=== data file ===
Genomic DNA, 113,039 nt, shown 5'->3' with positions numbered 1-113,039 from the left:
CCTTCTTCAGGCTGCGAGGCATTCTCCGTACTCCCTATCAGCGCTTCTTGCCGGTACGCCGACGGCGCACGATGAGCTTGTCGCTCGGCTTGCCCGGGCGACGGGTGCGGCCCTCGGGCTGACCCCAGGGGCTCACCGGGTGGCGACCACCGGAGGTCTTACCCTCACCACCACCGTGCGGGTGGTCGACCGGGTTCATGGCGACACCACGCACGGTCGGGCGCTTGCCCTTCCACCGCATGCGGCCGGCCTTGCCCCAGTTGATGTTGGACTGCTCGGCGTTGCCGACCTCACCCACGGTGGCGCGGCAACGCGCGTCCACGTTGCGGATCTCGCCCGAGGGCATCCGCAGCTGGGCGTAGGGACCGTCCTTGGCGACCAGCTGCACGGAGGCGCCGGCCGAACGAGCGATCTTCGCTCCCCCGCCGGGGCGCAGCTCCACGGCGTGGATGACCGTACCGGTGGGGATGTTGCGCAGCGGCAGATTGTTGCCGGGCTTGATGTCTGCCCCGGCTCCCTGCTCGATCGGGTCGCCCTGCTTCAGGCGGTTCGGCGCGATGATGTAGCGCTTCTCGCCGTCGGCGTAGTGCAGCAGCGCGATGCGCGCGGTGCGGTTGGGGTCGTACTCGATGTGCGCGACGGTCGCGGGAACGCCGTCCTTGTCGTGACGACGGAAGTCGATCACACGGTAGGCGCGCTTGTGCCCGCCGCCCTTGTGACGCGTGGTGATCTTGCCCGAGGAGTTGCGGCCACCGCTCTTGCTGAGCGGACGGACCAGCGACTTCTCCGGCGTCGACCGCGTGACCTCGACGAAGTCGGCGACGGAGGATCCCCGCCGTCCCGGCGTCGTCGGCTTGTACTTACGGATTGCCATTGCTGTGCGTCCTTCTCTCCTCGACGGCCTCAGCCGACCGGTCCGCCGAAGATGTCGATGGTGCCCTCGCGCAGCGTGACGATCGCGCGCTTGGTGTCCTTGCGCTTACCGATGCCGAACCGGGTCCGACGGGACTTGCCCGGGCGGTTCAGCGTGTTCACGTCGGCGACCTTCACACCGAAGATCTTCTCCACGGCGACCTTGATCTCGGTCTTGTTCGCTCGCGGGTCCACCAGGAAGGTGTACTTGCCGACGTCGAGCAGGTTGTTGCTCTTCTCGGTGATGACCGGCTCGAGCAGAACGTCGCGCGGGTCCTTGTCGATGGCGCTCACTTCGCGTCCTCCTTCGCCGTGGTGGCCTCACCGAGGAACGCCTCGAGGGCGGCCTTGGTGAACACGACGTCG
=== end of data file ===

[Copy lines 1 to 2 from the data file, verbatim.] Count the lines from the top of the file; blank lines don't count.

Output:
Genomic DNA, 113,039 nt, shown 5'->3' with positions numbered 1-113,039 from the left:
CCTTCTTCAGGCTGCGAGGCATTCTCCGTACTCCCTATCAGCGCTTCTTGCCGGTACGCCGACGGCGCACGATGAGCTTGTCGCTCGGCTTGCCCGGGCGACGGGTGCGGCCCTCGGGCTGACCCCAGGGGCTCACCGGGTGGCGACCACCGGAGGTCTTACCCTCACCACCACCGTGCGGGTGGTCGACCGGGTTCATGGCGACACCACGCACGGTCGGGCGCTTGCCCTTCCACCGCATGCGGCCGGCCTTGCCCCAGTTGATGTTGGACTGCTCGGCGTTGCCGACCTCACCCACGGTGGCGCGGCAACGCGCGTCCACGTTGCGGATCTCGCCCGAGGGCATCCGCAGCTGGGCGTAGGGACCGTCCTTGGCGACCAGCTGCACGGAGGCGCCGGCCGAACGAGCGATCTTCGCTCCCCCGCCGGGGCGCAGCTCCACGGCGTGGATGACCGTACCGGTGGGGATGTTGCGCAGCGGCAGATTGTTGCCGGGCTTGATGTCTGCCCCGGCTCCCTGCTCGATCGGGTCGCCCTGCTTCAGGCGGTTCGGCGCGATGATGTAGCGCTTCTCGCCGTCGGCGTAGTGCAGCAGCGCGATGCGCGCGGTGCGGTTGGGGTCGTACTCGATGTGCGCGACGGTCGCGGGAACGCCGTCCTTGTCGTGACGACGGAAGTCGATCACACGGTAGGCGCGCTTGTGCCCGCCGCCCTTGTGACGCGTGGTGATCTTGCCCGAGGAGTTGCGGCCACCGCTCTTGCTGAGCGGACGGACCAGCGACTTCTCCGGCGTCGACCGCGTGACCTCGACGAAGTCGGCGACGGAGGATCCCCGCCGTCCCGGCGTCGTCGGCTTGTACTTACGGATTGCCATTGCTGTGCGTCCTTCTCTCCTCGACGGCCTCAGCCGACCGGTCCGCCGAAGATGTCGATGGTGCCCTCGCGCAGCGTGACGATCGCGCGCTTGGTGTCCTTGCGCTTACCGATGCCGAACCGGGTCCGACGGGACTTGCCCGGGCGGTTCAGCGTGTTCACGTCGGCGACCTTCACACCGAAGATCTTCTCCACGGCGACCTTGATCTCGGTCTTGTTCGCTCGCGGGTCCACCAGGAAGGTGTACTTGCCGACGTCGAGCAGGTTGTTGCTCTTCTCGGTGATGACCGGCTCGAGCAGAACGTCGCGCGGGTCCTTGTCGATGGCGCTCACTTCGCGTCCTCCTTCGCCGTGGTGGCCTCACCGAGGAACGCCTCGAGGGCGGCCTTGGTGAACACGACGTCG